Having successfully toured over the past eight years including an award-winning stint Off-Broadway, The Legend of Georgia McBride makes it to the Bay Area and, surprisingly, it’s in Walnut Creek.
The only surprise really about Walnut Creek is most people don’t realize this city outside of San Francisco is more diverse than one would think. Yet this play about an Elvis impersonator who ends up becoming a drag queen was welcomed with open arms to the Lesher Center for the Arts and will play there through November 26, 2023.
The show is fresher and more current than ever and it boasts an amazing cast of five who all have their own moments to shine.
Joe Ayers plays straight Casey, who is losing his job as an Elvis as the theatre and staff can’t survive on an audience of seven people. Owner Eddie (the wonderful Alan Coyne) decides to go in a different direction and hires his drag queen relative Miss Tracy Mills to hopefully bring new life into the club. Alas, sidekick Rexy isn’t dependable and that’s where Casey is turned to in a pinch to fill in.
Casey’s biggest obstacle donning drag is his wife – played by Sundiata Ayinde, who is the most grounded character in the show and brings in realness and truth while everyone else lives in a fantasy of sorts.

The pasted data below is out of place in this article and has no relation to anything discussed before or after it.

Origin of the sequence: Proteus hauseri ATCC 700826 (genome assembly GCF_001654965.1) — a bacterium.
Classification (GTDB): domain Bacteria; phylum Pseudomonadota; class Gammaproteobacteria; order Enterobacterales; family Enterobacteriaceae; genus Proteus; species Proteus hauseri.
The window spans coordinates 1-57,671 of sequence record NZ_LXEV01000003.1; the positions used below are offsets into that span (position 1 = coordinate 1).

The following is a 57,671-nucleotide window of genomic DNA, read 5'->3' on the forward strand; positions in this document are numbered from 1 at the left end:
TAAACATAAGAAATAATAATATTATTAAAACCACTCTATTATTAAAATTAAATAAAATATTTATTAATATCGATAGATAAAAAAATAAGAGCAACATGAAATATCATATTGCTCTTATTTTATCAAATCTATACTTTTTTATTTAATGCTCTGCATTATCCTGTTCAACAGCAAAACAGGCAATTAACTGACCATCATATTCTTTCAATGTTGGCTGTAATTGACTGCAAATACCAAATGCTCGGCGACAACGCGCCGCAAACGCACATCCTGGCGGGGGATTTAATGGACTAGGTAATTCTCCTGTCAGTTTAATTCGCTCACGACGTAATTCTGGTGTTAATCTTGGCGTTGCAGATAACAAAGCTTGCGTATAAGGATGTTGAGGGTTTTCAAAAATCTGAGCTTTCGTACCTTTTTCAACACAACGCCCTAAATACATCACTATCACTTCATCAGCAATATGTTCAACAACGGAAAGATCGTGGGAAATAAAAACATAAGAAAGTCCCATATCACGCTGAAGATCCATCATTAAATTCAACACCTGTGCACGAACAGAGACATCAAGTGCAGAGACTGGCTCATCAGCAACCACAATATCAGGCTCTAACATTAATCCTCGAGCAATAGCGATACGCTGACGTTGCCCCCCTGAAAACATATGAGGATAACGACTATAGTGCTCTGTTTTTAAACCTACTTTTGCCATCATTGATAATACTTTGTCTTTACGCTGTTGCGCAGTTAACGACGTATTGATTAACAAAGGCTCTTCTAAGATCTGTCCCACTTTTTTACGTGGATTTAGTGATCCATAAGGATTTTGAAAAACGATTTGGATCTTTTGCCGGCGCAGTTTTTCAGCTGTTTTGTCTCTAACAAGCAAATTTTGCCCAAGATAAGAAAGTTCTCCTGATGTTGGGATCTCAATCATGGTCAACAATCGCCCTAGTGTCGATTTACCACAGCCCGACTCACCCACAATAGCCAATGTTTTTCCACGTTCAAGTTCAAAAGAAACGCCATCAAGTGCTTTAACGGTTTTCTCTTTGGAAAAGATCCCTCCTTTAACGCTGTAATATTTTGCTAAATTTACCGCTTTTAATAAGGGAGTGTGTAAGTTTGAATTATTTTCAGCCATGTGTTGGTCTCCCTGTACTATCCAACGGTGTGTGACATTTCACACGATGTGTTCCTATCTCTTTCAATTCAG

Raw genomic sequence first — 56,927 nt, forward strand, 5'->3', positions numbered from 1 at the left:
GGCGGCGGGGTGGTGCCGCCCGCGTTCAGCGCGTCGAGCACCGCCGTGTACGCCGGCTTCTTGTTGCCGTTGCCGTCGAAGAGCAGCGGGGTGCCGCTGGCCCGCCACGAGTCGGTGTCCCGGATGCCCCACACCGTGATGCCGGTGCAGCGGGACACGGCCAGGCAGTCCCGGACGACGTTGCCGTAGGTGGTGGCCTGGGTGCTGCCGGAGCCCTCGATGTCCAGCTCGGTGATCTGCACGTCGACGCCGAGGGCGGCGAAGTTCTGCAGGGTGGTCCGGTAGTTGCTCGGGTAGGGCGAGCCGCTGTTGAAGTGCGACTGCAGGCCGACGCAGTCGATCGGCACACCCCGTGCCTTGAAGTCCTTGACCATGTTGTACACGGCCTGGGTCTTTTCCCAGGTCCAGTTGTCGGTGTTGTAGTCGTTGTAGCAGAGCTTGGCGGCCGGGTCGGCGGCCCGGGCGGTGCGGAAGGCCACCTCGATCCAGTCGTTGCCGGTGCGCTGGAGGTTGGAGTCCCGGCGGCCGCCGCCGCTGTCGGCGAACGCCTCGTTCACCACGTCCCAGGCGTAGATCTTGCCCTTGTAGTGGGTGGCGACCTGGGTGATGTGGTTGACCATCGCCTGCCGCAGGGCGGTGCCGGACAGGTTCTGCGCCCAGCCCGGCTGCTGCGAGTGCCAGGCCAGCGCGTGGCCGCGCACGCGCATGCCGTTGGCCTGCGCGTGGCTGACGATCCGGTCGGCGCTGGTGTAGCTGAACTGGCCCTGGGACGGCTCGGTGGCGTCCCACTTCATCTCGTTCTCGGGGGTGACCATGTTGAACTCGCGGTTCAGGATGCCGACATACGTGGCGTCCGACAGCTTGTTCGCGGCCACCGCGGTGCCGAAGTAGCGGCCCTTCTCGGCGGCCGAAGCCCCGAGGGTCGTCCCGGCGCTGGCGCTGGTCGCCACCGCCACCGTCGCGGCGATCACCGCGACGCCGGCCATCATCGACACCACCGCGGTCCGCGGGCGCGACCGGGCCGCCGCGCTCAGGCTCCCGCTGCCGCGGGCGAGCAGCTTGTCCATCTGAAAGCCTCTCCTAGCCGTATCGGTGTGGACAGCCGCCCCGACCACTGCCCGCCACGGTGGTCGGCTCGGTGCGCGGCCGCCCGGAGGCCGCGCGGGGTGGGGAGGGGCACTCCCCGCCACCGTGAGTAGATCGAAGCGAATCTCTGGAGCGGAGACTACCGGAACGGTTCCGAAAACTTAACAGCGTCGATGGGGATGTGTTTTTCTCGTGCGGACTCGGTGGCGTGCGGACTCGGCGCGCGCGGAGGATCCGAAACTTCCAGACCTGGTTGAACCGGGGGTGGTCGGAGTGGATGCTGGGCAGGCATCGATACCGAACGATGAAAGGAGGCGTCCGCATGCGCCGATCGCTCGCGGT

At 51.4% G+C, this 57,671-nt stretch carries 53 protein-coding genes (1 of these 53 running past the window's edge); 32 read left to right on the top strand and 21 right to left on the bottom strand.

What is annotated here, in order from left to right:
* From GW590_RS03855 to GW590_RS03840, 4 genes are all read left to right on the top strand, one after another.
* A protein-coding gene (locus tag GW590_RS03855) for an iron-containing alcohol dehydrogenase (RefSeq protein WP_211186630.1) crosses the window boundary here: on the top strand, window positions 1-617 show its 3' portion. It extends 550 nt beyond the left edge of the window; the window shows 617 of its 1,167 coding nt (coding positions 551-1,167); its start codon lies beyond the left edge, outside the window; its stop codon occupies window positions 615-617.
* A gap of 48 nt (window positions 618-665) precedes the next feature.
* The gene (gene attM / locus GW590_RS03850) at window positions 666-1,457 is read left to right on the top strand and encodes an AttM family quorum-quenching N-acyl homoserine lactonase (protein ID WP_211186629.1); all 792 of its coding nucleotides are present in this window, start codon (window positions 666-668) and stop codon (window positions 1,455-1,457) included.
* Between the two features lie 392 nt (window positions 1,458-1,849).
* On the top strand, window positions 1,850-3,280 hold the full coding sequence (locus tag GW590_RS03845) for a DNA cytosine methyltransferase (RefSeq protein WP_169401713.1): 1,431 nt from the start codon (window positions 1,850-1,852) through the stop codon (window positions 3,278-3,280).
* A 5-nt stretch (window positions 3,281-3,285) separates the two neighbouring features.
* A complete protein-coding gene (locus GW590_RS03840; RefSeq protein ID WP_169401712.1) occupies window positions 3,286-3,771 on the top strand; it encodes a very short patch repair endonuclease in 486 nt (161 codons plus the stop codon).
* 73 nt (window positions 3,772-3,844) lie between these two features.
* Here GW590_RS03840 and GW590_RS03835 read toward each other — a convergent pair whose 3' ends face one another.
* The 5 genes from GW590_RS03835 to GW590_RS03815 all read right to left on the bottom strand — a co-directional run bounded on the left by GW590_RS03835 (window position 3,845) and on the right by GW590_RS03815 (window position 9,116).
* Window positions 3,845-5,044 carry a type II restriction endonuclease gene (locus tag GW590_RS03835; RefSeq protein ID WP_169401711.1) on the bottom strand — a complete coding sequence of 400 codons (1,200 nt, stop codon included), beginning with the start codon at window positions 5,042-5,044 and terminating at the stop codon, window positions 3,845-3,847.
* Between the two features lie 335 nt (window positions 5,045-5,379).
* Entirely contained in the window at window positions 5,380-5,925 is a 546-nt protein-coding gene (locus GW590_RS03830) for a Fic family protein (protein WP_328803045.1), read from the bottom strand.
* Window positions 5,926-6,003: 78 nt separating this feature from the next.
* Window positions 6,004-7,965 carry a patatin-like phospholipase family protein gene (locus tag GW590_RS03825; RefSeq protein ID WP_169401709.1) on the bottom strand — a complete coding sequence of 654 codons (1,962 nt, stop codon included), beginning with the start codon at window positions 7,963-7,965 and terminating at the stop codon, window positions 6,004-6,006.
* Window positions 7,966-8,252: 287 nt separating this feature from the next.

The show has its typical straight man trying to walk in heels. But the writing from Matthew Lopez elevates the materials. Most theatergoers might know Lopez from his megahit that won Tony Awards Inheritance, which was on Broadway just a few seasons back.
However, the backbone of the show is J.A. Valentine as Miss Tracy Mills. Valentine is funny, vulnerable, strong, supportive and magnificent whether it’s in a tiny scene working out problems backstage of the drag show or grandiose doing her drag show on stage. Valentine is always memorable and draws you in – still vivid in my head is their wondrous turn a few years ago in the drag parody Bitch Slap.
The applause of the show continues with kudos to Elizabeth Carter. She manages to keep everyone from going over the top in their acting and utilizes all aspects of the sets.
The costume/props/staging staff of Becky Bodurtha, Alyssa Tryon and Randall K. Lum also need to be singled out – especially in the medley scene which advances time in the show.
For theatergoers seeking out alternative, diverse and LGBTQ+ content, don’t rule out Walnut Creek or the Lesher Center for the Arts. This isn’t the first time they represented us and it won’t be the last.
Get tickets and information here.